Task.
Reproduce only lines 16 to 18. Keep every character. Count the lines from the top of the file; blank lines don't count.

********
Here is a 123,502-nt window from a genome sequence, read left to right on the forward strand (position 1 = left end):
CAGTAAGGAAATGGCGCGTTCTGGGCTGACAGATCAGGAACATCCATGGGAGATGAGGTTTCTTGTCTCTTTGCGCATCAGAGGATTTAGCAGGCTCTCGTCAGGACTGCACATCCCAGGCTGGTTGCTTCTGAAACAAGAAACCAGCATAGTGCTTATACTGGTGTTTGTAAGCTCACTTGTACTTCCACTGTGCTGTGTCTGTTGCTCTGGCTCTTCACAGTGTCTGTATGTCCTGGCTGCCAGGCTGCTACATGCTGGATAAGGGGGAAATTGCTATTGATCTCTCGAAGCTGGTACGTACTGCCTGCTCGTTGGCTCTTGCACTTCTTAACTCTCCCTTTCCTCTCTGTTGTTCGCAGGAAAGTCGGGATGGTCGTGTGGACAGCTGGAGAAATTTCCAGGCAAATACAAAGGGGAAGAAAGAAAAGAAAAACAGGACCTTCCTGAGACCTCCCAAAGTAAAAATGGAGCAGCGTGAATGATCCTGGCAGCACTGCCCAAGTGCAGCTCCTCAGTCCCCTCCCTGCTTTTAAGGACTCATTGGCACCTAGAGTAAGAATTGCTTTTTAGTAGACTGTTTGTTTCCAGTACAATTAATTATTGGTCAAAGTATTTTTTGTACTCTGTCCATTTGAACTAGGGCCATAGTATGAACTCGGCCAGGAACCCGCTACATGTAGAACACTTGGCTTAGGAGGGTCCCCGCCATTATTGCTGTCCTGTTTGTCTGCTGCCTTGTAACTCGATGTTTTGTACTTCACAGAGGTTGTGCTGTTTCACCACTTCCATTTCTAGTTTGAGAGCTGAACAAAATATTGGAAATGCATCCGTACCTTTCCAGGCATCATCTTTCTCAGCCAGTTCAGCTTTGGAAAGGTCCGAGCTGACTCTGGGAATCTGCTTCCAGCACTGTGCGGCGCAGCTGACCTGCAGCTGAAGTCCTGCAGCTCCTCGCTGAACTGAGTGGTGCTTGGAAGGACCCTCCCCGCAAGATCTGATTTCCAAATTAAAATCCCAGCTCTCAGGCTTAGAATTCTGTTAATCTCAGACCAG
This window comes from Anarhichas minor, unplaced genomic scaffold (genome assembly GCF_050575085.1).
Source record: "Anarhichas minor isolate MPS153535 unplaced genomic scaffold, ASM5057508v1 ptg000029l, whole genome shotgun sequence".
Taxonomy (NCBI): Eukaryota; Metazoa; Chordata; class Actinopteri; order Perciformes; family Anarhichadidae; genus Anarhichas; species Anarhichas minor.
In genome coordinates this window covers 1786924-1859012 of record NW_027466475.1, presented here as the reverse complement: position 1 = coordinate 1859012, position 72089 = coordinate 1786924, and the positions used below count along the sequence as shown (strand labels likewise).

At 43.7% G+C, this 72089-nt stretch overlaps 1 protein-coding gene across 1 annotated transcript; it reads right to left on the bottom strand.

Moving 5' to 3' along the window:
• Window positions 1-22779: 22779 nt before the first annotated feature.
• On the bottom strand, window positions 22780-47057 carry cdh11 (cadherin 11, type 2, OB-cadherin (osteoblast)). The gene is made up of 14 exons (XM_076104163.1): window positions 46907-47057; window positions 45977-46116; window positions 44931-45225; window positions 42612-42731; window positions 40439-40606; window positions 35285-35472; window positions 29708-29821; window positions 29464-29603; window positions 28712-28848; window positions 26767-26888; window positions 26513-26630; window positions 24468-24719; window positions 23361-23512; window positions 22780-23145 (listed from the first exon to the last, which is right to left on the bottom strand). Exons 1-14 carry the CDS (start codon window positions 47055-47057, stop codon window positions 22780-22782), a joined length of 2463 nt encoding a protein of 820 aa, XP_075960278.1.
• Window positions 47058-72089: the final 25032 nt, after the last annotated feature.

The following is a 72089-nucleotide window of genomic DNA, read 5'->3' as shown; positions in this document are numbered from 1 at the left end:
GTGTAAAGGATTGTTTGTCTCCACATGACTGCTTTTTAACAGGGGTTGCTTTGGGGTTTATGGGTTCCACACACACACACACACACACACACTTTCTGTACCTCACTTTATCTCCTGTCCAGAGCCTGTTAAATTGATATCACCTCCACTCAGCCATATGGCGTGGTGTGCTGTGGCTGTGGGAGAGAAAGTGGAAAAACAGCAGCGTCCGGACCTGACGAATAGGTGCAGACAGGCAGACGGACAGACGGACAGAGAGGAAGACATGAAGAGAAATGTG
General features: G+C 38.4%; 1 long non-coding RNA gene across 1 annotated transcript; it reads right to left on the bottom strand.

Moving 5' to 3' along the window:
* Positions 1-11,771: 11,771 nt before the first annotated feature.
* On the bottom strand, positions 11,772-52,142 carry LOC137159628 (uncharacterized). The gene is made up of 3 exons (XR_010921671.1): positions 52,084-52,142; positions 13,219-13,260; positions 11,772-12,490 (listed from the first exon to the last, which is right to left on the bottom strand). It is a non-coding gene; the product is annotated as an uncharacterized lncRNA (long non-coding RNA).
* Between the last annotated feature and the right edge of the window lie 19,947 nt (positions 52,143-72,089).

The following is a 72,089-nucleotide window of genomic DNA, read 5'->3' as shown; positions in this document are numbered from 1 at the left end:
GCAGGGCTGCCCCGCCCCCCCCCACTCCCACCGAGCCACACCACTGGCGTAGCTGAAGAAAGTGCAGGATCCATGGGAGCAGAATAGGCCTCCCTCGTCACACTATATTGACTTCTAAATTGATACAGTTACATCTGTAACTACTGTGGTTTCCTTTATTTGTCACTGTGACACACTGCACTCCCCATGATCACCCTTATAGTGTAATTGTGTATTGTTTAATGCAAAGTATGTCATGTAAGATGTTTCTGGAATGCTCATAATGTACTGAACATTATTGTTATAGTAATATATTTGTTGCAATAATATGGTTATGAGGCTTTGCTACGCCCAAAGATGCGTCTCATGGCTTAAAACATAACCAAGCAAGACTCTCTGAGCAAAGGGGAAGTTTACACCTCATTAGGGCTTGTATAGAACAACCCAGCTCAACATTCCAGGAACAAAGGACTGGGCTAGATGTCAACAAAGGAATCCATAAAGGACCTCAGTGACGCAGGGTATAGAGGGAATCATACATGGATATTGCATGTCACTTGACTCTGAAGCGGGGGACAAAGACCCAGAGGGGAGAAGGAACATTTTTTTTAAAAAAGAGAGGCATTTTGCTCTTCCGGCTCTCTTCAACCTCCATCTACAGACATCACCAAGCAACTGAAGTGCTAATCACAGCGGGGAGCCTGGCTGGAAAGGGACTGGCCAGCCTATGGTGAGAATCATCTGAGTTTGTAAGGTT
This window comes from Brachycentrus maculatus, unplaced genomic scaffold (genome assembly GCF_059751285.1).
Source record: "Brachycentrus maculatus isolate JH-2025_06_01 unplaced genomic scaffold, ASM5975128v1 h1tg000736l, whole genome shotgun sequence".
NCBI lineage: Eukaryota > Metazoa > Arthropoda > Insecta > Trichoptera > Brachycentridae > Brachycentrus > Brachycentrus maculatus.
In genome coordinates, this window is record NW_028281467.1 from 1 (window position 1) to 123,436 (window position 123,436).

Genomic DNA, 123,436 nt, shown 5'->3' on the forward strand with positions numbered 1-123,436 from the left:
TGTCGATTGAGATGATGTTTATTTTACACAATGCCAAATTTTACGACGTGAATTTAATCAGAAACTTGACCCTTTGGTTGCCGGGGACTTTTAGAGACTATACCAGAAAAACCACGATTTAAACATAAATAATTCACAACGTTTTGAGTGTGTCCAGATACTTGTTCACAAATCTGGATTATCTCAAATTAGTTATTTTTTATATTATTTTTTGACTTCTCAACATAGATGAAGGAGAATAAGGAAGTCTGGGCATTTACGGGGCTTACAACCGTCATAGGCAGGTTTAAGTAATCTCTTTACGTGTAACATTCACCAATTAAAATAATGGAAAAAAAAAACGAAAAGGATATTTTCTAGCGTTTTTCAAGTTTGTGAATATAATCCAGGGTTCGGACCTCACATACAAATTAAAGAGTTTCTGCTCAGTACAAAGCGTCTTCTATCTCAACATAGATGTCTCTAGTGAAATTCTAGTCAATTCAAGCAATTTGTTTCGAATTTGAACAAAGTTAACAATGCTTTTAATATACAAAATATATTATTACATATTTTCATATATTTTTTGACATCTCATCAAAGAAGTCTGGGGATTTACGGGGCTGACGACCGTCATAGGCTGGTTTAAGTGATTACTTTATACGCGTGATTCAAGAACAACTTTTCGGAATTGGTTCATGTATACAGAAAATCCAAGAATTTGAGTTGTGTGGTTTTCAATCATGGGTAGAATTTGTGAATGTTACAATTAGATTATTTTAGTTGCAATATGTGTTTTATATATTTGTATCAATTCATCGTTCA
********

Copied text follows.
* Positions 1-11,771: 11,771 nt before the first annotated feature.
* On the bottom strand, positions 11,772-52,142 carry LOC137159628 (uncharacterized). The gene is made up of 3 exons (XR_010921671.1): positions 52,084-52,142; positions 13,219-13,260; positions 11,772-12,490 (listed from the first exon to the last, which is right to left on the bottom strand). It is a non-coding gene; the product is annotated as an uncharacterized lncRNA (long non-coding RNA).
* Between the last annotated feature and the right edge of the window lie 19,947 nt (positions 52,143-72,089).